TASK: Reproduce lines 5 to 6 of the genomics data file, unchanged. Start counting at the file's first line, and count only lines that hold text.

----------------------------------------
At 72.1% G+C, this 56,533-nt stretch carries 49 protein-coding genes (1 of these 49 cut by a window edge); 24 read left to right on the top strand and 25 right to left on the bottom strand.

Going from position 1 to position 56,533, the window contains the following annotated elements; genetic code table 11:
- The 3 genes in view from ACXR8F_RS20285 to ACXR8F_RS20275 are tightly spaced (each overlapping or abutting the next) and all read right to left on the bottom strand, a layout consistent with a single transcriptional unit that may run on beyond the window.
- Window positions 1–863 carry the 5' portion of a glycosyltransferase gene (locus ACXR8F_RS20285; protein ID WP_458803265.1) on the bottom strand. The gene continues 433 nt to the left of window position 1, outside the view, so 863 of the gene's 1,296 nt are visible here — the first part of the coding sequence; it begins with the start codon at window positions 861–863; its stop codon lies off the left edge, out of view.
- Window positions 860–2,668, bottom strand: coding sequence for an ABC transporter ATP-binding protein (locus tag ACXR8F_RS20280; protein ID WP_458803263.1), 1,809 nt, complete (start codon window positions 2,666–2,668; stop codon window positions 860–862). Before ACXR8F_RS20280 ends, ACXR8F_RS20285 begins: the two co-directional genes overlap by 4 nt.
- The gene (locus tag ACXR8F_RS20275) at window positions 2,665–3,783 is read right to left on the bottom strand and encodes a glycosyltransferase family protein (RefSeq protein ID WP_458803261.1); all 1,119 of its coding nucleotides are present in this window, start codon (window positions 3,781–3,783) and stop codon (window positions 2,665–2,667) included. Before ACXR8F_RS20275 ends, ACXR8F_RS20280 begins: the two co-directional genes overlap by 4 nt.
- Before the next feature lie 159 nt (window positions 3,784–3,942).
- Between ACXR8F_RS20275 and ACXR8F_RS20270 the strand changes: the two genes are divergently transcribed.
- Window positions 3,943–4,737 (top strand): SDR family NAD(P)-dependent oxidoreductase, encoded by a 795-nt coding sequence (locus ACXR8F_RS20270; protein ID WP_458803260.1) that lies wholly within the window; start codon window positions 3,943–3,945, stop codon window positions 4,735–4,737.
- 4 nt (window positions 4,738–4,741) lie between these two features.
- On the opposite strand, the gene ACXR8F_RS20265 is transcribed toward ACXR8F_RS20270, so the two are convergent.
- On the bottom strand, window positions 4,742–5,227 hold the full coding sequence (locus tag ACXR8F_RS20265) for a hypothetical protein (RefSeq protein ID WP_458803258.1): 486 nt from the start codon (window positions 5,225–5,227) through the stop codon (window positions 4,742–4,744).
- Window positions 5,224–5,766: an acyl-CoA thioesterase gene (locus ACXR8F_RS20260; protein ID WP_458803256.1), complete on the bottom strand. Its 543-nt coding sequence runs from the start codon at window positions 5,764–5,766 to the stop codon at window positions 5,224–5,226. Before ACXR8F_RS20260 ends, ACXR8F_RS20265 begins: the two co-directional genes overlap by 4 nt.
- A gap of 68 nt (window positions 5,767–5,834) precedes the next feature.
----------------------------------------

- Window positions 860–2,668, bottom strand: coding sequence for an ABC transporter ATP-binding protein (locus tag ACXR8F_RS20280; protein ID WP_458803263.1), 1,809 nt, complete (start codon window positions 2,666–2,668; stop codon window positions 860–862). Before ACXR8F_RS20280 ends, ACXR8F_RS20285 begins: the two co-directional genes overlap by 4 nt.
- The gene (locus tag ACXR8F_RS20275) at window positions 2,665–3,783 is read right to left on the bottom strand and encodes a glycosyltransferase family protein (RefSeq protein ID WP_458803261.1); all 1,119 of its coding nucleotides are present in this window, start codon (window positions 3,781–3,783) and stop codon (window positions 2,665–2,667) included. Before ACXR8F_RS20275 ends, ACXR8F_RS20280 begins: the two co-directional genes overlap by 4 nt.